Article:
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Pakistan taxation policies to lessen the prospects of value added textile growth

YarnsandFibers News Bureau 2014-03-10 15:26:00 – Karachi

The Pakistan government plans to impose five percent tax on imports of cotton yarn and increase sales tax, for value-added textile sector, to five percent is termed as 'hostile' policies by exporters. As the government, through its taxation policies turning prospects of the value-added textile growth under GSP Plus advantage into an uncompetitive level in the EU markets.

Pakistan's value-added textile sector is undergoing a stress of double-impact, one from Pakistani government and the other from Indian government. The Pakistan government should attain a similar concession for apparel textile exporters to compete with India in the US markets.

India gives seven percent tax relief to textile exporters for EU and US markets that is Indian exporters will have now two percent tax relief under Duty Credit Scrip (DCS) to land their goods in EU and US markets, an increase of five percent in rebate, cumulatively a seven percent relaxation.

The Indian government's move will offset Pakistan's advantage of GSP Plus for textile goods in EU markets, said chief co-ordinator, Pakistan Readymade Garments Manufacturers and Exporters Association (Prgmea), Ijaz A Khokhar.

While Indian government's move of big tax relief will upstage the country's exports, on the other hand, Bangladesh has inked a long-term accord with the key global buyers of textile goods.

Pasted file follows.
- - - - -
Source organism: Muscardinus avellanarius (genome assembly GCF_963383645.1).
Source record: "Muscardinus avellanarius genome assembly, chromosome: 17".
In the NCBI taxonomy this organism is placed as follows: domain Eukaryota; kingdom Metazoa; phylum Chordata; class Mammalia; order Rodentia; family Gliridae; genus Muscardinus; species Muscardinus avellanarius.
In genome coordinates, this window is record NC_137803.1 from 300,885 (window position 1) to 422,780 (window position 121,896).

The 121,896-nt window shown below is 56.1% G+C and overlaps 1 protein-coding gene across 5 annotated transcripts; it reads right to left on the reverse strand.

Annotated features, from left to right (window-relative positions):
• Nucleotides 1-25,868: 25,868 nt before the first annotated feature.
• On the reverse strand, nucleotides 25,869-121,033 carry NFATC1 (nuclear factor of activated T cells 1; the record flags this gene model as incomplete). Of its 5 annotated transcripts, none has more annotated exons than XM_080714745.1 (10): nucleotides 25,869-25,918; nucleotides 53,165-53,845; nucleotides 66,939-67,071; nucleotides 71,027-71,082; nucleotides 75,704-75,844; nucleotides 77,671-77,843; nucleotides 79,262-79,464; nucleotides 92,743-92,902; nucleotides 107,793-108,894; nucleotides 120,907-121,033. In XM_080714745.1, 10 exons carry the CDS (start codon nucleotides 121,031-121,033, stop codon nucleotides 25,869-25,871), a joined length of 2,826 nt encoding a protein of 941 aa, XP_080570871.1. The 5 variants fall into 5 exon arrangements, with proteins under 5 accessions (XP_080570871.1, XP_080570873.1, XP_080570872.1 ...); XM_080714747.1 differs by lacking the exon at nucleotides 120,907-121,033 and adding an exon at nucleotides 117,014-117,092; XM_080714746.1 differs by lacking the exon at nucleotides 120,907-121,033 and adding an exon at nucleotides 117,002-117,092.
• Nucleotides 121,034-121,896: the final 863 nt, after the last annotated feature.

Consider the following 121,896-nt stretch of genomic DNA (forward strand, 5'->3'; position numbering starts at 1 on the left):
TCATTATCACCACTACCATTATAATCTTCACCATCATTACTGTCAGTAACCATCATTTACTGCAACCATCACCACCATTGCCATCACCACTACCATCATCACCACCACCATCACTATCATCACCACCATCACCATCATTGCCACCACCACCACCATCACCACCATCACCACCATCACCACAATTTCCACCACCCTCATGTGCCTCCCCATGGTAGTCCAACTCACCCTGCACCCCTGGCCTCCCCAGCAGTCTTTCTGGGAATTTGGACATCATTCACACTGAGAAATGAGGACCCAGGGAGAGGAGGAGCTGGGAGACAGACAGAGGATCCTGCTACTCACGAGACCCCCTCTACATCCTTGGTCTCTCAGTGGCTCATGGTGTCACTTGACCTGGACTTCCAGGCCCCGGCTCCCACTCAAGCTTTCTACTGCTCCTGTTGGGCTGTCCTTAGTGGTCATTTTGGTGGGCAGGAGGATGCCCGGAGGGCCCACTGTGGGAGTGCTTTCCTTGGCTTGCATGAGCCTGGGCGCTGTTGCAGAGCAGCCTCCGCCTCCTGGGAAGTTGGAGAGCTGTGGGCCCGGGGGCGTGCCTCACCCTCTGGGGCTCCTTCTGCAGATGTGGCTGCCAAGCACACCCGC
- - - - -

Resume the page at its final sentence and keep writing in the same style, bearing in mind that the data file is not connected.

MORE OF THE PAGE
Pakistan has only a nine percent tax and duty advantage in the EU markets under GSP Plus regime, while India plans to provide a seven percent relief to exporters, thus leaving Pakistan with just two percent edge and the apparel textile sector facing energy and raw martial shortages and high utility charges which scales back output significantly. Manufacturing units are functional just at 40 percent capacity since electricity and gas are short and expensive.

Any kind of taxes will worsen local exports condition on global competitive markets. The government's fluctuating tariffs mechanism for utilities has made it difficult for exporters to confirm their deals with the global buyers as a large number of them are skeptic about Pakistan's timely shipment of the consignments.

Pakistan's survival in the EU and US markets is at risk if the government imposed five percent duty on cotton yarn import and increases sales tax from two to five percent.

Global buyers are in a 'perfect' grip of Indian and Bangladeshi textile exporters, which is a challenge to the country's ailing and stunted sector to compete with its rivals in world markets.

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